It is perhaps the most remarkable archaeological site in the world and more than 3 million visitors stampede through it every year. But if the new tourism councillor for Campania has his way, the numbers visiting Pompeii will be drastically cut, and the site will be thrown open to multinationals for private events to rake in the money needed to maintain the ruins.
"If we cap the number of visitors it will be easier to allow businessmen within the ruins to make money and hold events without being hampered by cultural fuddy-duddies," Claudio Velardi told a press briefing.
"By controlling the number of visitors we could first make the Pompeii experience better for everyone. But we could also increase revenue by offering an opportunity to firms like Google or Microsoft to use the site for a private event."
He said he had already spoken to the computer giants about renting the site, and planned to talk to Pixar and Warner Bros about leasing the ruins as movie sets. "There's nothing scandalous about that," he insisted. "They do it at the Museo del Prado and the Louvre and Fendi even rented the Great Wall of China for a fashion show, paying an outrageous sum to the government in Beijing.
"But here they ostracise you for even thinking such a thing. To the absurd extent that Roman Polanski has had to make his film about Pompeii in Spain."
Mr Velardi is a powerful political fixer from Rome and former right-hand man of the former prime minister Massimo D'Alema, but his vision of Pompeii's future was dismissed out of hand by experts. Piero Guzzo, the archaeological superintendent for Pompeii and Herculaneum, the man with responsibility for what happens on the ground, responded stonily: "I have not yet had a talk with the new councillor. I hope to meet him as soon as possible so we can discuss all issues of common interest." But he pointed out off the record that private money had by no means been shut out of the site. The Packard Humanities Institute, for example, has donated €1.5m (£1.17m) towards upgrading Pompeii and Herculaneum, and Italian firms have donated large sums to restoration work.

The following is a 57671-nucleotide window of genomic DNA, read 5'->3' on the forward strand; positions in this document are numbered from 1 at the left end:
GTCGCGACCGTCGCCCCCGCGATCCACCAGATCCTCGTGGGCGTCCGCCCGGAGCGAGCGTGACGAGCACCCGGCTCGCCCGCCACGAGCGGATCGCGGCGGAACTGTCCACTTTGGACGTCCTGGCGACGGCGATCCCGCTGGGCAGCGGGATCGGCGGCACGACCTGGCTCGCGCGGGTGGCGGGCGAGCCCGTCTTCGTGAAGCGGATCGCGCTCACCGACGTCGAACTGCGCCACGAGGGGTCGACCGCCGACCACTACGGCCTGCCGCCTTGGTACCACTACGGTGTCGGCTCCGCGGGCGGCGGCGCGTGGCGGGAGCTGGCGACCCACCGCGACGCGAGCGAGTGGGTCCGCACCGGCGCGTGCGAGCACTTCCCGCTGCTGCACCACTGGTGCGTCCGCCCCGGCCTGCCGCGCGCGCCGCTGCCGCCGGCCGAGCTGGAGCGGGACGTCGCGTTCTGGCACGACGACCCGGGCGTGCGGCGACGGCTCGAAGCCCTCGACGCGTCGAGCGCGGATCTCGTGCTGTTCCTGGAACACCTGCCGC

Another expert on the sites commented: "Pompeii is already extensively used by film crews; it would be hard for them to be more involved. The superintendent has a clear policy: he allows producers to make documentaries but refuses requests that involve building sets showing the city as it was before the volcanic eruption. That's why Polanski had to go to Spain, to build the city from scratch."
Pompeii's hordes of tourists have the run of the inundated city with minimal controls, and the idea of limiting numbers seems to have been inspired by a similar proposal for Venice, cutting down on day-trippers there by imposing an entrance charge. But one archaeologist was sceptical about the plan. "The only way to cut the numbers would be to raise ticket prices, which at present are absurdly low at €15," he said.
The best way to improve conditions on the sites, according to Andrew Wallace-Hadrill, director of the Herculaneum Conservation Project, is not to limit numbers but manage them better. "You need more custodians on site, ideally at every house people go into. You wouldn't dream of an art gallery without attendants in every room. To have them in every house in Pompeii would not be feasible, but you need more to stop people doing damage. Tourists behave better if they are better educated, for example if they are told what makes the site fragile."
But Wallace-Hadrill feels the situation may improve. "For the first time one man will be responsible for Pompeii and all the other sites in the Bay of Naples, including Herculaneum and the National Archaeological Museum, where most of the treasures from the two sites are collected. The museum only gets a fraction of Pompeii's visitors, even though it is wonderful. The hope is that you can reunite the sites with the objects."